SARASOTA, Florida -- On Monday (3-1-10), a team of researchers and veterinarians successfully freed a 9-month-old Sarasota Bay dolphin calf from plastic that was wound tightly around her body and beginning to cause deep abrasions to her skin.
Led by the Sarasota Dolphin Research Program — a partnership between the Chicago Zoological Society and Mote Marine Laboratory — the team of about 30 people briefly captured the calf and her mother and was able to free the animal from the plastic. The plastic was wound around her body between her blowhole and her pectoral fins.
The calf was first spotted "wearing" the plastic on Friday, Feb. 19, by Sarasota Dolphin Research Program staff during a regular survey of the Bay's dolphin population. After receiving permission from the National Marine Fisheries Service, which oversees the protection of wild marine mammals, a team attempted to capture the animal to remove the plastic on Friday, Feb. 26.
While the team was able to locate the animal, the calf and her mother remained in deep, rough waters that made a rescue attempt impossible.
On Monday, the team tried again and was able to capture the calf in Little Sarasota Bay and remove the plastic, which also had a rusting piece of metal attached to it. The material was sent to the National Marine Fisheries Service for identification.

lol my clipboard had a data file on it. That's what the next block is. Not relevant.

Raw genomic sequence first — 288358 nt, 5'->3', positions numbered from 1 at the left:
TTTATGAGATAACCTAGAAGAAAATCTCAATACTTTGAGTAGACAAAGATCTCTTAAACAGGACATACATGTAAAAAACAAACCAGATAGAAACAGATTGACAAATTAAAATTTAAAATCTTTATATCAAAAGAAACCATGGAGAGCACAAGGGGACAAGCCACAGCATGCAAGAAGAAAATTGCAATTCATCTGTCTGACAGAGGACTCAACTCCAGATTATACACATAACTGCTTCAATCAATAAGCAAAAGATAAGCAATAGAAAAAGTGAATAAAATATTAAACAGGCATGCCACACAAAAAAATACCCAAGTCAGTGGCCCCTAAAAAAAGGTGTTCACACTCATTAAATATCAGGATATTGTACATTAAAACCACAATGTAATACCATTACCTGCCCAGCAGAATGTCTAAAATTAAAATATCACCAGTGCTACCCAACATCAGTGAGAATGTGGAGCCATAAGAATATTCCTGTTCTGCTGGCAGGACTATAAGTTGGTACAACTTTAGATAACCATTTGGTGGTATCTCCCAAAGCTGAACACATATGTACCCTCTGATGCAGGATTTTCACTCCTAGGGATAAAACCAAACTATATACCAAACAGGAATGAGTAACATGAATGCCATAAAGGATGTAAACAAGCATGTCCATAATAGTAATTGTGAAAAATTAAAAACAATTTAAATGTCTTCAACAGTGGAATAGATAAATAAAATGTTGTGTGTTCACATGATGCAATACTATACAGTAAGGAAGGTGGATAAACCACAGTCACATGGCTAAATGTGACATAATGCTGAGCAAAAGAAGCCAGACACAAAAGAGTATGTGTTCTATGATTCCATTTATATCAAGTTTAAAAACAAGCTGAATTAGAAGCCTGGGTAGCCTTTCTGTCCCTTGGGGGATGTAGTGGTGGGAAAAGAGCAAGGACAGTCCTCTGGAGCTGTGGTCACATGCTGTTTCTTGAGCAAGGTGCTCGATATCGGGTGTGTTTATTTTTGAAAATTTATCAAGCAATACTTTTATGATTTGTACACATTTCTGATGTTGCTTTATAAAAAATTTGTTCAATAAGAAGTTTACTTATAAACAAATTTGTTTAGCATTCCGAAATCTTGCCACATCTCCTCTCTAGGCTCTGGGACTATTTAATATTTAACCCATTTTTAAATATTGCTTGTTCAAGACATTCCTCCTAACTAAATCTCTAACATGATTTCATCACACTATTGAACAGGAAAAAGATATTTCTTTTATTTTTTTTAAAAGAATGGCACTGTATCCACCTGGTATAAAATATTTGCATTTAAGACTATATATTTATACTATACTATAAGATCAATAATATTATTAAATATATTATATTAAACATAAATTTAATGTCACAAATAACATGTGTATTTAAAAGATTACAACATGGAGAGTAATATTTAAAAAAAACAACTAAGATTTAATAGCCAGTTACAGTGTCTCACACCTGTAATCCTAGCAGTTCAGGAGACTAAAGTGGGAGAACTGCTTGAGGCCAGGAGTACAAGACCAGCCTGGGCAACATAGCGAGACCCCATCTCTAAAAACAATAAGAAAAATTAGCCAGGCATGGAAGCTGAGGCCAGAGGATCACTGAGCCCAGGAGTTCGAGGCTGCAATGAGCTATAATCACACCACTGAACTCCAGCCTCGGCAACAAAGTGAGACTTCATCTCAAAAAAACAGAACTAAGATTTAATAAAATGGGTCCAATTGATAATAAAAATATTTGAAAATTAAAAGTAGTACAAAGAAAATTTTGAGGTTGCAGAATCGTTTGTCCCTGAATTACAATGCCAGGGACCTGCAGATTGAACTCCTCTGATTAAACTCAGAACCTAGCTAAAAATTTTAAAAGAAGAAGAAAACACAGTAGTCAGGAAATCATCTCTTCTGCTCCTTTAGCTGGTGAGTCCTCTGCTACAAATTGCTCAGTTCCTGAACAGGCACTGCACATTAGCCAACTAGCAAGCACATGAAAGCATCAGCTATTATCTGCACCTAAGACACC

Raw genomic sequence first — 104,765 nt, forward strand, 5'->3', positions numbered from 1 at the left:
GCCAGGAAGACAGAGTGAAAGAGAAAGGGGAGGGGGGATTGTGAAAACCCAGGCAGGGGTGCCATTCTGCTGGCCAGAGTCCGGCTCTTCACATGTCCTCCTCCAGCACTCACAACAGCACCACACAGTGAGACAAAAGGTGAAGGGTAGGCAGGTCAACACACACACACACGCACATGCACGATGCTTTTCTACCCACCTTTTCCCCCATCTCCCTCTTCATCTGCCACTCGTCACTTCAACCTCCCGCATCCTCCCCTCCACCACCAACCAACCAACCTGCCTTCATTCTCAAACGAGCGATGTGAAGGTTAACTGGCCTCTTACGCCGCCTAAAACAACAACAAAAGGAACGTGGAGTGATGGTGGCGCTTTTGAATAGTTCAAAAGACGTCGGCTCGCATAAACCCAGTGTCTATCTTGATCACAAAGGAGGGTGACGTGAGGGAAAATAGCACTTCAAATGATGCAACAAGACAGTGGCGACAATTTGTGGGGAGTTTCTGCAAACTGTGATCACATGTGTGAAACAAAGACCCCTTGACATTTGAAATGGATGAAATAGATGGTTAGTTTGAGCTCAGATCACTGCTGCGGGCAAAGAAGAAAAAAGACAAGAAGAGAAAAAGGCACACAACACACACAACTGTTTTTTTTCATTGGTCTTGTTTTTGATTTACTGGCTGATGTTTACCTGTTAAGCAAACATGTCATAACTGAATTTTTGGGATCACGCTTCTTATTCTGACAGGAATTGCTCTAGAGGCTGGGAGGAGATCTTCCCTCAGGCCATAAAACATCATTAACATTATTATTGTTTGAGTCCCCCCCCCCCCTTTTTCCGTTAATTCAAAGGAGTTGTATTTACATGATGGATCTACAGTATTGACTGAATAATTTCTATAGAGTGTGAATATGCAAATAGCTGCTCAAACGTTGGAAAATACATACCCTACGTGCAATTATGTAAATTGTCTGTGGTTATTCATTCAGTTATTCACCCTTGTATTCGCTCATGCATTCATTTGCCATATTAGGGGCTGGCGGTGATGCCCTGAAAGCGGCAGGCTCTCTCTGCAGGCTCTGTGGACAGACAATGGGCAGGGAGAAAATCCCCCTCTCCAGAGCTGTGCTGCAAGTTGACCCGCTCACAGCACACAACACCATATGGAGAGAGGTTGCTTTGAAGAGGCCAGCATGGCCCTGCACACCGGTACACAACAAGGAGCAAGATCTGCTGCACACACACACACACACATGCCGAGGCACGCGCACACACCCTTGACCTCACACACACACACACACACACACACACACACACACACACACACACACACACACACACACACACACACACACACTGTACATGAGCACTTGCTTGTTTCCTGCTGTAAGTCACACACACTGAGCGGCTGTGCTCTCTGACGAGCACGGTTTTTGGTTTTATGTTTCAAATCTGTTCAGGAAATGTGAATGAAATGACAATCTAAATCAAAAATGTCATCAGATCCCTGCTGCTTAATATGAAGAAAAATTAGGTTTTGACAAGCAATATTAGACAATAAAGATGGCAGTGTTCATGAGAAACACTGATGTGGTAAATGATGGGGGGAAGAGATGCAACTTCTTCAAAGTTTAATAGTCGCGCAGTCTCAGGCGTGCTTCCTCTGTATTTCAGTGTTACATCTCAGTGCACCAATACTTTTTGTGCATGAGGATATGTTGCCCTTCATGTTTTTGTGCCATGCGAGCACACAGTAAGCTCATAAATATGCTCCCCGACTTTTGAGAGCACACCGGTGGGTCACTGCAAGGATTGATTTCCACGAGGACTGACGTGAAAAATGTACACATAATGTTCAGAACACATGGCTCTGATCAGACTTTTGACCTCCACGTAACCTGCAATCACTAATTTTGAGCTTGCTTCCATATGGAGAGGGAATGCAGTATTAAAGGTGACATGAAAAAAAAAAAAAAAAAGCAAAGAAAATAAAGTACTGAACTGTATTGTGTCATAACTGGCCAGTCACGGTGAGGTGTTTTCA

"It was clear once we had the animal that the plastic was not going to come off on its own," said Dr. Randall Wells, who led the team. "The plastic was beginning to cause deep abrasions, which would likely have become deep lacerations over time. Fortunately, we were able to prevent that from happening. This is just another sad reminder that we need to be diligent about keeping trash from entering our waterways."
The Sarasota Dolphin Research Program is the world's longest-running study of a wild dolphin population and has been studying a span of five generations of the Bay's dolphins since 1970.
This calf is the seventh born to a Sarasota Bay dolphin known as FB25, a 32-year-old dolphin seen regularly in the area. The calf was nicknamed "Nelly" in honor of Dr. Nélio Barros, former manager of Mote's Stranding Investigations Program between 2000-2006, who recently passed away.
In addition to staff from Mote and the Chicago Zoological Society, other rescue team members included staff from the National Marine Fisheries Service and Disney's Animal Programs.
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